I left details out but here is excerpt from an article about the Machine Shop.


Tail shafts, bearings, stern tubes and liners, bolts, stern frames and rudders were among the items manufactured in the shop. All had to be machine-finished precisely, varying no more than one one-thousandth of an inch,<br>
<br>
The machine shop building was converted to a geotechnical testing laboratory in 1950 and analytical laboratory capability was added in the early 1990s. The laboratory closed in 1997 and the building has sat idle since, its windows broken and paint.

Probably what was left was from the geotechnical resting facility. Currently
the property is owned by the VA. Will be repurposed.




Goste 


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Re: Historic WW II Machine Shop
< Reply # 3 on 4/4/2020 3:53 AM >
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Great shots man, always love these WW2 era abandonments, especially these warehouses. Keep it up!




blackhawk 

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Re: Historic WW II Machine Shop
< Reply # 4 on 4/4/2020 1:40 PM >
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Posted by Blackmoth



Great observation.

I left details out but here is excerpt from an article about the Machine Shop.


Tail shafts, bearings, stern tubes and liners, bolts, stern frames and rudders were among the items manufactured in the shop. All had to be machine-finished precisely, varying no more than one one-thousandth of an inch,<br>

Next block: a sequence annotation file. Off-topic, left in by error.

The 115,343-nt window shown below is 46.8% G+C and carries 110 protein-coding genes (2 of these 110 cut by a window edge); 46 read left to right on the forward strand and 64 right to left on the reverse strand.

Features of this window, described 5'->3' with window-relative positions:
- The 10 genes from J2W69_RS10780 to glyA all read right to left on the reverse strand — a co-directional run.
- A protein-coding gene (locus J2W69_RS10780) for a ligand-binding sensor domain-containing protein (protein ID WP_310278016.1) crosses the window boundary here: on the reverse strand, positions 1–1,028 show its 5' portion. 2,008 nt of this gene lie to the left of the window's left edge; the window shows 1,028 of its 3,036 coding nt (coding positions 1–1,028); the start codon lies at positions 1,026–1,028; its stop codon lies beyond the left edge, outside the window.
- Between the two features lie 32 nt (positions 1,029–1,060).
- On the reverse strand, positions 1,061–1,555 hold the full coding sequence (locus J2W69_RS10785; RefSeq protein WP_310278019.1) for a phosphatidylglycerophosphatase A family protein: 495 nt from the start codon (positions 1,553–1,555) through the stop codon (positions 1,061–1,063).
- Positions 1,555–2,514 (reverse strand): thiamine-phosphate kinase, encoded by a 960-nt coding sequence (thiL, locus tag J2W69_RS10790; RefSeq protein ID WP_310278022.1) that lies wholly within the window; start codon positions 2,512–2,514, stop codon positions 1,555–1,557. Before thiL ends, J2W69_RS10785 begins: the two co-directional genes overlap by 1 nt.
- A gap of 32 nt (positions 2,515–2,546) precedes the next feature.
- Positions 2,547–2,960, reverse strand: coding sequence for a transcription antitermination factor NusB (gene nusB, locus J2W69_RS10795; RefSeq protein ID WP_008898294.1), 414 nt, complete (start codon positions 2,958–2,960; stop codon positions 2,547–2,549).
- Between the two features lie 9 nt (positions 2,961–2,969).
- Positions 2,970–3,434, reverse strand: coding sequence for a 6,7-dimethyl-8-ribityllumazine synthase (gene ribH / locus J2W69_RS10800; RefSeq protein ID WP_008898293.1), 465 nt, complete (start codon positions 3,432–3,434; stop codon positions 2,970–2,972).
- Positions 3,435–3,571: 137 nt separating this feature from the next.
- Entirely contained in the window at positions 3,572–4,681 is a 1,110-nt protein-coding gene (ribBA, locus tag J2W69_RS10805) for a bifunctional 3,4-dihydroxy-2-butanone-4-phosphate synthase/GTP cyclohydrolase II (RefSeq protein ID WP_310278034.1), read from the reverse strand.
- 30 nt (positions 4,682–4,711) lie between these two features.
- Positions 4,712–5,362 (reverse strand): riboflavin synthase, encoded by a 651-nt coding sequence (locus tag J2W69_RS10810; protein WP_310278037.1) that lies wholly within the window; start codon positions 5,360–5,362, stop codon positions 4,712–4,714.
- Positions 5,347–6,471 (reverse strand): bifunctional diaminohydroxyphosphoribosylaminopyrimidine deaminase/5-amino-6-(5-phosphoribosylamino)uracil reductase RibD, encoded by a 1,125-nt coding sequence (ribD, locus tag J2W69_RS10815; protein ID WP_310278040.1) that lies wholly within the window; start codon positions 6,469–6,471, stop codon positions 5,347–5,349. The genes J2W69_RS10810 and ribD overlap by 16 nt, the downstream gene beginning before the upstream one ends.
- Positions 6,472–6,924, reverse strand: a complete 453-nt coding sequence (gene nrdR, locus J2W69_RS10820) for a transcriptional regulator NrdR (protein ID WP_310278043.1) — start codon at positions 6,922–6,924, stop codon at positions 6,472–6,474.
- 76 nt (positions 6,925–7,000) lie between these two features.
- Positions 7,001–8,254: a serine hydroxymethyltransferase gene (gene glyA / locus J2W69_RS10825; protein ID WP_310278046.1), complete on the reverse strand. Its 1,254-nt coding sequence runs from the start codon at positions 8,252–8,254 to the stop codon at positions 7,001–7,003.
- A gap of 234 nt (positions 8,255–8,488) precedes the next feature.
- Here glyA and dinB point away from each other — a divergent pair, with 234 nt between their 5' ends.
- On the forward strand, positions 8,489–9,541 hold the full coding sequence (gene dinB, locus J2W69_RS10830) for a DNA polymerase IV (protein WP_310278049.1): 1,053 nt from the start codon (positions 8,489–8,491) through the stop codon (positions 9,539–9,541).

<br>
The machine shop building was converted to a geotechnical testing laboratory in 1950 and analytical laboratory capability was added in the early 1990s. The laboratory closed in 1997 and the building has sat idle since, its windows broken and paint.

Probably what was left was from the geotechnical resting facility. Currently
the property is owned by the VA. Will be repurposed.


That makes more sense. Still a great find
Larger overhead cranes may have been removed as doors altered; hard to tell just by images.
I wonder if the humidity controlled room was for welding rods?
Not sure if low hydrogen rods were in use back then.
Hydrogen brittleness was an issue with some of those ships...





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RescueMe1060 


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Radioactivity, its in the air for you & me

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Re: Historic WW II Machine Shop
< Reply # 5 on 4/4/2020 5:13 PM >
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I like threads such as this that have zero graffiti and a historical backstory.